Can you boil agar agar

In this brief guide, we will address the query, “Can you boil agar agar?” We will also discuss What is agar agar and how is it related to gelatin? And What are its most popular benefits?

Can you boil agar agar? 

Yes, you can boil agar-agar in liquid, this is an essential step to be able to use it because it is commercial form which is found in the supermarkets, healthy shops and online is usually as powder, strips, or flakes form, even if added to water it won’t melt on its own.

However, when boiling an agar you should always make sure not to let your agar boil for too long or beyond its melting point, or else this can harm its gelling ability and ruin its efficiency.

What is agar agar and how is it related to gelatin?

We all know gelatin as a substance of animal origin that is made from livestock collagen and used as a stabilising and thickening agent in a wide variety of savoury, sweets and desserts  such as sauces, jelly-based desserts, puddings, and custards

Agar-agar is an Asian popular gelatin vegan substitute that is extracted from seaweed mainly from red algae. It is a white and semi-translucent vegan gelatin that is sold as flakes, powder, bars, and strands. 

Besides, agar-agar is characterised as being a colourless, odourless, and tasteless substance. These features make agar an essential culinary ingredient that can be safely used for making desserts or cooking without worrying about altering their colour, taste, or smell.

On the other hand, one last difference you should know is that gelatin can simply dissolve in warm water and it is known to melt at 95 F, while agar-agar usually sets more quickly without the need for any refrigeration thus it needs to be boiled and it will only melt at 185 F.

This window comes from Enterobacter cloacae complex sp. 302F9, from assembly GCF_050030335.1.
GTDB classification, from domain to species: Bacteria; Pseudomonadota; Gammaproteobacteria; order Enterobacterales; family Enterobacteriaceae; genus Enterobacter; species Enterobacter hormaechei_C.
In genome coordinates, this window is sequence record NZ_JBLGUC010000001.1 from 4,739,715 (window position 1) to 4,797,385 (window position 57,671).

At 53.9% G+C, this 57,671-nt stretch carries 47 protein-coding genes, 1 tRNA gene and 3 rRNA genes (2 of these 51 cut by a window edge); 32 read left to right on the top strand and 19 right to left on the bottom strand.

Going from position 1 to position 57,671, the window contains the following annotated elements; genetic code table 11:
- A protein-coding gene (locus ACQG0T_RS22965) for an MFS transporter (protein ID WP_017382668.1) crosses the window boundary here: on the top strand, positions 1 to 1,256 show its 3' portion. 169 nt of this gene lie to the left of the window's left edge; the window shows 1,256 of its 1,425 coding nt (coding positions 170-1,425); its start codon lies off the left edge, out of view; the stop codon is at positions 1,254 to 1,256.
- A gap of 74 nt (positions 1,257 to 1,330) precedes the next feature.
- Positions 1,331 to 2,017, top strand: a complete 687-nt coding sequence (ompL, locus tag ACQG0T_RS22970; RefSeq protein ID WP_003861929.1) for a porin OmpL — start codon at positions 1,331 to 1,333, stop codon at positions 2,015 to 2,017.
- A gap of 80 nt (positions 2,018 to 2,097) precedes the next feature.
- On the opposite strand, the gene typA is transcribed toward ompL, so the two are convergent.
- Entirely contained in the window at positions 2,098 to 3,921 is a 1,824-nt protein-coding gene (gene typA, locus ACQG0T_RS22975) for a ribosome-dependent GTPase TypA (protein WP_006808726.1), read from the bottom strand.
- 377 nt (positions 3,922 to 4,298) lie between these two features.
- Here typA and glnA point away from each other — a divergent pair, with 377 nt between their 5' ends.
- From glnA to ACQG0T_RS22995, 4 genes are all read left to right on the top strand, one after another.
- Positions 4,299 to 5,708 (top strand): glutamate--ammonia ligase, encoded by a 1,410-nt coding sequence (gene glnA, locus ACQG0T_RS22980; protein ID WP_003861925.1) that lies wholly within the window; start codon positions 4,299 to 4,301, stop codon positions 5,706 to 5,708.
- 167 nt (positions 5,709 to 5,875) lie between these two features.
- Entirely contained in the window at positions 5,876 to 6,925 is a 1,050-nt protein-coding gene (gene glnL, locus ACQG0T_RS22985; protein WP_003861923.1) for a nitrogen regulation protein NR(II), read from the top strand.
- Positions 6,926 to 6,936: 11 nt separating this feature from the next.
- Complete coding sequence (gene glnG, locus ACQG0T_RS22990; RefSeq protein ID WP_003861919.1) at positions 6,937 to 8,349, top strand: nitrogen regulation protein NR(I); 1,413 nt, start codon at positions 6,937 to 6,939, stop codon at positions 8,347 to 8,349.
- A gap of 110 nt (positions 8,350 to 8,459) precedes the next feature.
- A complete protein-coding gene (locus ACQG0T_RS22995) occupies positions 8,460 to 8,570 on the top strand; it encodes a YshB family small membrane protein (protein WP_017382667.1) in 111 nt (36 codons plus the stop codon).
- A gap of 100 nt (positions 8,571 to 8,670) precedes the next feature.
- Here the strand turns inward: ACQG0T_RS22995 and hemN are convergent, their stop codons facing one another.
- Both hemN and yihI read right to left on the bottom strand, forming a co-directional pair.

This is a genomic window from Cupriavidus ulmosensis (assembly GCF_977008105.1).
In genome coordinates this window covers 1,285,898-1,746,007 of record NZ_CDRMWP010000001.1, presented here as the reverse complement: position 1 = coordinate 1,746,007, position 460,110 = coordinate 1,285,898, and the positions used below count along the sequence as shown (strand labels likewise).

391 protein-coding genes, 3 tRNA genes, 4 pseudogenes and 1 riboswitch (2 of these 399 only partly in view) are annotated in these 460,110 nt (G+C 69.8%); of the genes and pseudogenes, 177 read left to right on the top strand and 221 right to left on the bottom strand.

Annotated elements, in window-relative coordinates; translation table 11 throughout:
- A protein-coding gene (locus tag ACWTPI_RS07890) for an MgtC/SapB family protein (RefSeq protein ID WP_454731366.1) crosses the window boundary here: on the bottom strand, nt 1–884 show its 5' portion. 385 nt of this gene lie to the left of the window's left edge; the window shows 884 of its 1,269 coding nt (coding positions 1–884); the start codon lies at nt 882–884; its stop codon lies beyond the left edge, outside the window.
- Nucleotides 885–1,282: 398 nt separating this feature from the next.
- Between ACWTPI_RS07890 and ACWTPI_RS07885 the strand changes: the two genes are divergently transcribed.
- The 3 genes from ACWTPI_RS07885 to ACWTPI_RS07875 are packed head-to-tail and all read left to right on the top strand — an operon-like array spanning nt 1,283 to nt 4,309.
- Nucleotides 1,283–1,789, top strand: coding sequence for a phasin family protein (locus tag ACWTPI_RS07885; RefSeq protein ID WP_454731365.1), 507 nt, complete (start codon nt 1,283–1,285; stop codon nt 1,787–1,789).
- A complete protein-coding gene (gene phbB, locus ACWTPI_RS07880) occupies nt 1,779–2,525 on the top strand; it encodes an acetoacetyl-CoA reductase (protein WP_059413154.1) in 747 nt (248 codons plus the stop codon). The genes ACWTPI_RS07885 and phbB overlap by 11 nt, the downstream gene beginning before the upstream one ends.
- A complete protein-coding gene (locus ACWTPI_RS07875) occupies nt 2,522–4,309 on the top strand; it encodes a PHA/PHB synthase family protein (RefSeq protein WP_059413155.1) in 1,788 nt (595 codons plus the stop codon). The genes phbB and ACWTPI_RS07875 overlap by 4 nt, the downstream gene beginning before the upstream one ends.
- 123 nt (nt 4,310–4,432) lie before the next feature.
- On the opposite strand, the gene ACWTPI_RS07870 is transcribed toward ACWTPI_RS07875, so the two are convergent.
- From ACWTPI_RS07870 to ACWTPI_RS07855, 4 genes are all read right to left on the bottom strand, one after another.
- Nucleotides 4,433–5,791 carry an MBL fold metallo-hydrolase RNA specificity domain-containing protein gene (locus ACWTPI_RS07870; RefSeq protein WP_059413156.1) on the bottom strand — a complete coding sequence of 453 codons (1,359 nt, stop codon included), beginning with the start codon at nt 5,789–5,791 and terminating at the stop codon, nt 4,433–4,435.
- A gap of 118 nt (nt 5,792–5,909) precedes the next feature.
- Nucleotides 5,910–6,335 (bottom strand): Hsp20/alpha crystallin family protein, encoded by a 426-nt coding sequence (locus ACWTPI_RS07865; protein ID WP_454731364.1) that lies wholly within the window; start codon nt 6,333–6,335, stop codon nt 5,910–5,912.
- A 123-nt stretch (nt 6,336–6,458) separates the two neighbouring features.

So now that you can distinguish the difference between gelatin and agar, let us move on to know more about this vegan healthy substance and its modes of usage to get adequate knowledge about it before trying it yourself as part of your healthy meals.

What are the most popular benefits of agar agar?

Agar agar is a healthy vegan substitute of gelatin that is mainly characterised by being free of calories, fats, and sugar however it is an excellent source of fibre.

Based on the agar constituents it is known to be a good absorbent of glucose in the digestive tract besides inhibiting the storage of excess fat and helping the body to eliminate wastes.

Due to the agar-agar fibre content, it is known to give you a satiety sensation and is used as a digestive remedy for upset stomachs or even as a laxative.

Why is agar agar used?

Agar is used as a stabilising and thickening agent in many plates making them firmer, less creamy, and jiggly such as soups sauces, jelly-based desserts, puddings, and custards.

For more detailed guidance and recipes, please click the link here

What is the best way to boil agar agar?

Always follow the  directions indicated on the package of agar agar for best results, but in general, this is the basic rule you can follow :

  • Use for each 1 cup of liquid 1 tablespoon of agar flakes or 1 teaspoon of agar powder 
  • Dissolve agar completely in hot water or any other liquid such as milk, fruit juices, or broth
  • Bring the mixture to a boil over medium heat 
  •  Simmer your mixture until it thickens 1 – 5 minutes for agar powder and 10 – 15 minutes for agar flakes
  • Stir your mixture well during the boiling process
  • Let it cool in the refrigerator before using

Is it safe to reboil agar agar more than once?

Based on the composition and features of agar, it will usually set very quickly at room temperature, however, you can overcome this by reheating and melting it a few times without affecting its properties.

Conclusion

In this brief guide, we have addressed the query, “Can you boil agar agar?” We have also discussed What is agar agar and how is it related to gelatin? And What are its most popular benefits?

Hope you found this blog useful. If you have any questions, please let us know.

References

https://food52.com/blog/17465-agar-agar-is-inconsistent-wily-mysterious-but-here-s-what-we-know

https://www.taste.com.au/healthy/articles/how-to-use-agar-agar/7bimvjai

http://loveisinmytummy.com/2016/05/all-you-need-to-know-about-agar-agar.html 

https://www.thespruceeats.com/what-is-agar-agar-p2-1000960

Hi, I am Charlotte, I love cooking and in my previous life, I was a chef. I bring some of my experience to the recipes on this hub and answer your food questions.